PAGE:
The Lookouts have had an impressive longevity in the minor leagues, and Mitchell threw out the ceremonial first pitch for their opening day in 1982. She would pass away in 1987 at the age of 73.
Now, back to Mitchell striking out the Babe and Gehrig. As I previously stated, the Lookouts’ owner was known for publicity stunts and certainly a hometown 17-year old woman pitching would draw attention. The fact that the game she appeared in was initially scheduled for April Fools’ Day, making people question if it was supposed to be some kind of joke, but it ended up being played the next day.
Personally, I don’t know that having a woman pitch would have drawn any more fans than I’m sure went to the park that day just to see Ruth, Gehrig and the rest of the Bronx Bombers. While Ruth was known to enjoy getting involved in some shenanigans, it wasn’t really in Gehrig’s character to purposely strike out. I think that Ruth’s anger at the strikeout, along with his comments afterwards, show that he was far more upset than he would have been if he had planned to strikeout against Mitchell. In fact, I love the picture above, where it looks like Ruth looks focused and slightly perturbed while Mitchell is throwing. Gehrig, meanwhile, has his classic smile. Despite Ruth’s comments, I like to think they both look like they respected her game to some extent.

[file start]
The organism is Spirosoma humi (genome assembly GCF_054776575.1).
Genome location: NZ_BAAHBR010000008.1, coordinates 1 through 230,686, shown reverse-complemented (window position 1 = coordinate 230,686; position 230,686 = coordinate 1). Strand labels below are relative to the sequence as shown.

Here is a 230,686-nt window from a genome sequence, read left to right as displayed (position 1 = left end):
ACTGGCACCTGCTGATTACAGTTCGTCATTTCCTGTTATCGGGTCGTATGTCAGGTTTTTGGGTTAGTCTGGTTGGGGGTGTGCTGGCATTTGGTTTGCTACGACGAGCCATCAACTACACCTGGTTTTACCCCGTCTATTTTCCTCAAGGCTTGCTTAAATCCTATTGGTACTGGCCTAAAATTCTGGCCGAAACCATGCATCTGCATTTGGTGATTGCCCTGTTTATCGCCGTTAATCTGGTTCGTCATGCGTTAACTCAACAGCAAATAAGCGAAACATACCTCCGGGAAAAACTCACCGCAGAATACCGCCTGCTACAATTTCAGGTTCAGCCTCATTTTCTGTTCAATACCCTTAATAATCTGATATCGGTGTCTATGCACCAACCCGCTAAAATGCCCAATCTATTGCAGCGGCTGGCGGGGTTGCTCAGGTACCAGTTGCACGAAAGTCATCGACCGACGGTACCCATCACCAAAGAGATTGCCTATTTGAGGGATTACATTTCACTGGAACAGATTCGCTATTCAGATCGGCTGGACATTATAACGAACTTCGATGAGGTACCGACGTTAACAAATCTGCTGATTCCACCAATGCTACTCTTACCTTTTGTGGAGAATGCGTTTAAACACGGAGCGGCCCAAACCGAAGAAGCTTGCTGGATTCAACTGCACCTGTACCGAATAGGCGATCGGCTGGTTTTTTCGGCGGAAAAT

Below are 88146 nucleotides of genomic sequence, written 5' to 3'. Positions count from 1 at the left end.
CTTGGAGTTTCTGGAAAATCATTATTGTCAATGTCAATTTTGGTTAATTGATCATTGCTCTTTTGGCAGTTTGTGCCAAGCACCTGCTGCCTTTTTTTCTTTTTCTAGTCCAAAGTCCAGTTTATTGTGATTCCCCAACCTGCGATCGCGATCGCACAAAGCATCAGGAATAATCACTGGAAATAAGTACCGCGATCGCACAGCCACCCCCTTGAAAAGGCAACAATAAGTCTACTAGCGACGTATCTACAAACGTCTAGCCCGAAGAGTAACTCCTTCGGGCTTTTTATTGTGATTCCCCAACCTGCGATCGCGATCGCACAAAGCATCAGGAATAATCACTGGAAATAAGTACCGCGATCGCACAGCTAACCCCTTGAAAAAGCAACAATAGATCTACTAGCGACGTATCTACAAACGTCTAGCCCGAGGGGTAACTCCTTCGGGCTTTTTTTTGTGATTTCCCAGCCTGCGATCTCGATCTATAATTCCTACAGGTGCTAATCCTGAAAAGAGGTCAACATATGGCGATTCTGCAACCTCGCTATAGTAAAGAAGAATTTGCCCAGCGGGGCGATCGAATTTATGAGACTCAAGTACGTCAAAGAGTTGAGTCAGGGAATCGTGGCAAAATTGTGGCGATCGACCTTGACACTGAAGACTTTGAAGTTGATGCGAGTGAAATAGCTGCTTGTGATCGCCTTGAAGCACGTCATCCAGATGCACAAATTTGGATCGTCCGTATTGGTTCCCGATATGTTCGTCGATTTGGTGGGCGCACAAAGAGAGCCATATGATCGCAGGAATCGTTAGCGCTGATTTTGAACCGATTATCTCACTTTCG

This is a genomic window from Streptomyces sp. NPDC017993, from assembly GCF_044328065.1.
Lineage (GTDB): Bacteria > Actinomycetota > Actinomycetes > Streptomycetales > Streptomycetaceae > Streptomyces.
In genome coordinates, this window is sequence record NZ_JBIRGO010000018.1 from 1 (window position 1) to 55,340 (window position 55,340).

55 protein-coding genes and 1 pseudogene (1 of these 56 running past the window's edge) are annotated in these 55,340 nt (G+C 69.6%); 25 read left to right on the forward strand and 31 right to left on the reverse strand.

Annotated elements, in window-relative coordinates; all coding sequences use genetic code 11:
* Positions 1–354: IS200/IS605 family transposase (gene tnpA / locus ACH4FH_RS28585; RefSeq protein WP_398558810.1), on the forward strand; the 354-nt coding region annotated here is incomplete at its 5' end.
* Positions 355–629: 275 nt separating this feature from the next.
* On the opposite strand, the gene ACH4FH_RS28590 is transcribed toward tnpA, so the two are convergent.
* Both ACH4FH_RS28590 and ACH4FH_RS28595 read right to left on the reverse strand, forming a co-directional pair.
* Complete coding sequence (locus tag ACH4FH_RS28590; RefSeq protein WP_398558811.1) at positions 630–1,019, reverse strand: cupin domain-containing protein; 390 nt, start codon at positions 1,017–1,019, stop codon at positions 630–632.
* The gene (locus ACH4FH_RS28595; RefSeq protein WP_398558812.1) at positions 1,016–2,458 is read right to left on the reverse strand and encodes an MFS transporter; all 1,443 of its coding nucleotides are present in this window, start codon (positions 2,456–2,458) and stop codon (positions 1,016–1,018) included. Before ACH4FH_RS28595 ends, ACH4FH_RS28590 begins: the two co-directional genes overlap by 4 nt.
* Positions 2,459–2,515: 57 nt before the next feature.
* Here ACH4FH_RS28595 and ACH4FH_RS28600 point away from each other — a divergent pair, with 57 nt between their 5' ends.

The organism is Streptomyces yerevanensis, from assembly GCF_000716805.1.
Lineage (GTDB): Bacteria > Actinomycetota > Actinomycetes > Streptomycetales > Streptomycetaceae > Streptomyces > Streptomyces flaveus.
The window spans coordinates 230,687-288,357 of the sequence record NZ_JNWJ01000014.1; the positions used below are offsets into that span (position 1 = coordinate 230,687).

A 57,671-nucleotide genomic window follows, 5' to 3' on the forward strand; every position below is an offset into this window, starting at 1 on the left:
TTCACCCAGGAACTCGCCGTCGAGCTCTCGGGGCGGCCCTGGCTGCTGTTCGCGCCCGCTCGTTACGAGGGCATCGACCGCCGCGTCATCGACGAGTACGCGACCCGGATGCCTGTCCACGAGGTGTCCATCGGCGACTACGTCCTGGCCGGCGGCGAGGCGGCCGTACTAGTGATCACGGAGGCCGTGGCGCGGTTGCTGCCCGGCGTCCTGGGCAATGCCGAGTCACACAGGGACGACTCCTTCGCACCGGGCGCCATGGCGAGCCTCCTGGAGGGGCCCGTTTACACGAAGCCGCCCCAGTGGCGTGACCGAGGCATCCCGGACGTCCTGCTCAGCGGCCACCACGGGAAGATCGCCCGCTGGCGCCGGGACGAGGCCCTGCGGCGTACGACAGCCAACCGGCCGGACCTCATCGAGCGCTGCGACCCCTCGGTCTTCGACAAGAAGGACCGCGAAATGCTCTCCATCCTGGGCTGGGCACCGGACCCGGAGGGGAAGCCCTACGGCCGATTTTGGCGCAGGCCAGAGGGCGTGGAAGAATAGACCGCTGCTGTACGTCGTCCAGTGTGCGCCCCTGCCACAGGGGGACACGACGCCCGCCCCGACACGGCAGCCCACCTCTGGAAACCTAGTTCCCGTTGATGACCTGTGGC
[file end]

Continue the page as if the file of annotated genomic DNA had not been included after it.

Also, the guy in the hat behind them should just be photoshopped into random photos from now on.
Mitchell was a lefty with a sidearm style throw, giving her the advantage against both Ruth and Gehrig. When you consider they had never seen her pitch before and she likely wasn’t blistering fastballs by them, rather utilizing the drop ball Vance taught her, it’s not surprising that she managed to strike them both out. In fact, Ruth and Gehrig never denied that they struck out fairly against Mitchell, though Ruth had some thoughts about the umpire.
Having outlived both of these legends, Mitchell had a parting shot for them. In 1987 she stated, “Why, hell, they were trying, damn right. Hell, better hitters than them couldn’t hit me. Why should they’ve been any different?”